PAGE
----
PAUQUACHIN BIG HOUSE
North Saanich, Vancouver Island, BC
Design Completed December 2017
Building Area 1632 sm ( 17571 sft)
The design concept for the Pauquachin Big House and Dining Hall address the Nations need to replace their Traditional Big House which was badly damaged by fire in 1996 and provide a complimentary facility that doubles as both a Dining Hall and Emergency Shelter.
The Traditional Big House is a shed like structure without full building systems requirements inspired by the traditional Coast Salish Big House. Its function is to provide a place for sacred ceremonies. The Nation felt the design should reflect the traditional Big House which did not have all the modern services of a contemporary building. The form merges the traditional Pre-European Salish Style Big House with the Post-European influences gabled Big House. The floor will be a compacted earth with two fire pits and seating will be provided by bleachers. Electric powered low velocity fans will be located on the roof to assist in exhausting the smoke from the firepits. The building will provide opportunity for band members to participate in the construction process and possibly source local cedar and Douglas Fir used for building materials.
Across from the courtyard the Dining Hall / Emergency Shelter will services the Traditional Big House by providing washrooms, kitchen and a large enough space to feed 400 people. This facility will replace the Nation’s 45-year-old Band Hall which is in desperate need for upgrades to meet building code requirements. This facility will also serve as an emergency shelter for band members which currently has 400 members in the event of a natural disaster. The form will be similar as the Traditional Big House however, to address budget requirements the building will be a pre-engineered steel structure with interior treatment of cedar.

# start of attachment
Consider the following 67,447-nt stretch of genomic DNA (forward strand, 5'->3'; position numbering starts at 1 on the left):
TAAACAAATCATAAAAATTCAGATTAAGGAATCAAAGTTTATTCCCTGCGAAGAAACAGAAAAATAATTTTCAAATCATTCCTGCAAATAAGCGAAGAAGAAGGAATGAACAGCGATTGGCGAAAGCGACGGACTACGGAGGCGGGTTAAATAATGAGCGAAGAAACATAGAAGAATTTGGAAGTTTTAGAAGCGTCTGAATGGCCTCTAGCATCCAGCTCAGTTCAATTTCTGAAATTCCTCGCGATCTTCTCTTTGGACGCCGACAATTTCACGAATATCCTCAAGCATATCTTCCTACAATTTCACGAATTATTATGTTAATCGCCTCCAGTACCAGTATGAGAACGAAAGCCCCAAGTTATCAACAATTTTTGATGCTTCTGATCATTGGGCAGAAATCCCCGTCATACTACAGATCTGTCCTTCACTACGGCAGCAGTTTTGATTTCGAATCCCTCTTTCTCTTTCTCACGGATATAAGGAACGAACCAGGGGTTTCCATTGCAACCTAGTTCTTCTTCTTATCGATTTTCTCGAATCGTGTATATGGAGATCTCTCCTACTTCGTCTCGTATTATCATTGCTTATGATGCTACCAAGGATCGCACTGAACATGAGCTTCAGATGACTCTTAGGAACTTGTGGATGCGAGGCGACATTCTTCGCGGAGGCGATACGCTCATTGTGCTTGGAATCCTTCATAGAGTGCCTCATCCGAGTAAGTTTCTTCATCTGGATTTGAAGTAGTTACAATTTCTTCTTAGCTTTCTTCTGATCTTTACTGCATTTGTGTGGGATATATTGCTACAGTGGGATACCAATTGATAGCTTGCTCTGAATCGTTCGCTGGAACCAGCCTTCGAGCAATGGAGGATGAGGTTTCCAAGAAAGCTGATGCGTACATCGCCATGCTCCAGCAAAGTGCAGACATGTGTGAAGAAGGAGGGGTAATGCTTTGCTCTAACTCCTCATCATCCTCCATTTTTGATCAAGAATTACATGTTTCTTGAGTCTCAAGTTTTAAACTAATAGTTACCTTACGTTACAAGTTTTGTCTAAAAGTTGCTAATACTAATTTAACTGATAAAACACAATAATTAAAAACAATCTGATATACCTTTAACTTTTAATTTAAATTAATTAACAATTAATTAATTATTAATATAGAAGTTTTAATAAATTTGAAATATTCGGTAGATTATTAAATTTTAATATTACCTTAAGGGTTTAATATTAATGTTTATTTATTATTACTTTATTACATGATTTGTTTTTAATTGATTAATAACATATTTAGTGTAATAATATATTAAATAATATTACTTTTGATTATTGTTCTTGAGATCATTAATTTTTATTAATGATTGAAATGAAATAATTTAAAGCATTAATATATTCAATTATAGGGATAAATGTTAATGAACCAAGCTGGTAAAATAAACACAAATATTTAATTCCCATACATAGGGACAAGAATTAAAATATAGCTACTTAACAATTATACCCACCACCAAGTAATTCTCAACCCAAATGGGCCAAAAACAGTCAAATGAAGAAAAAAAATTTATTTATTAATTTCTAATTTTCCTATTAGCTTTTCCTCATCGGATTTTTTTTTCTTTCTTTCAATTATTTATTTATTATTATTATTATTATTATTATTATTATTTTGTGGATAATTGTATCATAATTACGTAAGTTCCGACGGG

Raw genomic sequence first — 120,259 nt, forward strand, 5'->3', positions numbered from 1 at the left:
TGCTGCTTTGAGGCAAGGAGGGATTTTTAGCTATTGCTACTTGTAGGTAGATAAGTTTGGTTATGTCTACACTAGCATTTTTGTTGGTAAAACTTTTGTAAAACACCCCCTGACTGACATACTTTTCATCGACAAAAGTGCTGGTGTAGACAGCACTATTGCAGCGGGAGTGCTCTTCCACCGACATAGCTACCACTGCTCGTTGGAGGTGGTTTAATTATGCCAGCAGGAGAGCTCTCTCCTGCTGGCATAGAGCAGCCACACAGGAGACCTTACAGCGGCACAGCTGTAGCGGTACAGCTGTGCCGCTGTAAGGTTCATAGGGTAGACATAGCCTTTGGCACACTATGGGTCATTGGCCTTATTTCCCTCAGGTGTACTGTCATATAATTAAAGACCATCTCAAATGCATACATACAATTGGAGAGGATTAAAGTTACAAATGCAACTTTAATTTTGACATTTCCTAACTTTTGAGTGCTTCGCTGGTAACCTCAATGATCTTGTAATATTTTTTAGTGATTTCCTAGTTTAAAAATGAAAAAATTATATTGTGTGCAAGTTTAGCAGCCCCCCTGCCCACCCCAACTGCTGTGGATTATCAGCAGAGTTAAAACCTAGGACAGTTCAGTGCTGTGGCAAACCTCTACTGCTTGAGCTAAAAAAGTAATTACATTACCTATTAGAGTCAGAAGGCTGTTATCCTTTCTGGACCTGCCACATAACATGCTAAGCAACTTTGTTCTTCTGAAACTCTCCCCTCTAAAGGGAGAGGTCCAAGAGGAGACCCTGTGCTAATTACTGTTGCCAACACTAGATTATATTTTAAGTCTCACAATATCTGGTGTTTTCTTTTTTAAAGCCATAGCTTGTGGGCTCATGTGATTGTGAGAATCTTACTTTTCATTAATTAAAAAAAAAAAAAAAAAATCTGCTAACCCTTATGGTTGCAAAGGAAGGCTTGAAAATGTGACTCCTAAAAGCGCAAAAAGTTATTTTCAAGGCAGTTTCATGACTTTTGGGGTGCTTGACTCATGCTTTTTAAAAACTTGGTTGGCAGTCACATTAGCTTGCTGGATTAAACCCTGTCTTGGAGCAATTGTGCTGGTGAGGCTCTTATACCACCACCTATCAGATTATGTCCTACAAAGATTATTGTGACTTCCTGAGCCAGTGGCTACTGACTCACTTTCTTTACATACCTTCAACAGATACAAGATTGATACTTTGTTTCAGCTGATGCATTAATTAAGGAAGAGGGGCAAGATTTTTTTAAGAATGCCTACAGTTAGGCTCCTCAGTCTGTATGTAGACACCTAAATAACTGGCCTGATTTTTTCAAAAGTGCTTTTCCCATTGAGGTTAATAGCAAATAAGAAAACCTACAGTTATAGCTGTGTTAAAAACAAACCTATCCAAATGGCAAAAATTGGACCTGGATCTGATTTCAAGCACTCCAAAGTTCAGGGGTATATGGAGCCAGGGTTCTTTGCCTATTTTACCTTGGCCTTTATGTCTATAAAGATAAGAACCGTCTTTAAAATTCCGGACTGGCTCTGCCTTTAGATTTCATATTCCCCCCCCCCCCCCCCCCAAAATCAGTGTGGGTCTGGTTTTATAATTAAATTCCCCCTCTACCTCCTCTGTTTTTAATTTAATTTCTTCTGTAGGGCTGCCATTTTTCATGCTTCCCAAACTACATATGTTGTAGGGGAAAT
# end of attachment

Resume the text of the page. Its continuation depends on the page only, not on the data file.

The site will be located at a high elevation safe from Tsunami zones and will seed the development of a new village centre. The courtyard between the two buildings will serve as a gathering place and outdoor cooking area with traditional salmon barbecue pits.
Alfred Waugh (Lead Architect), Monika Kolon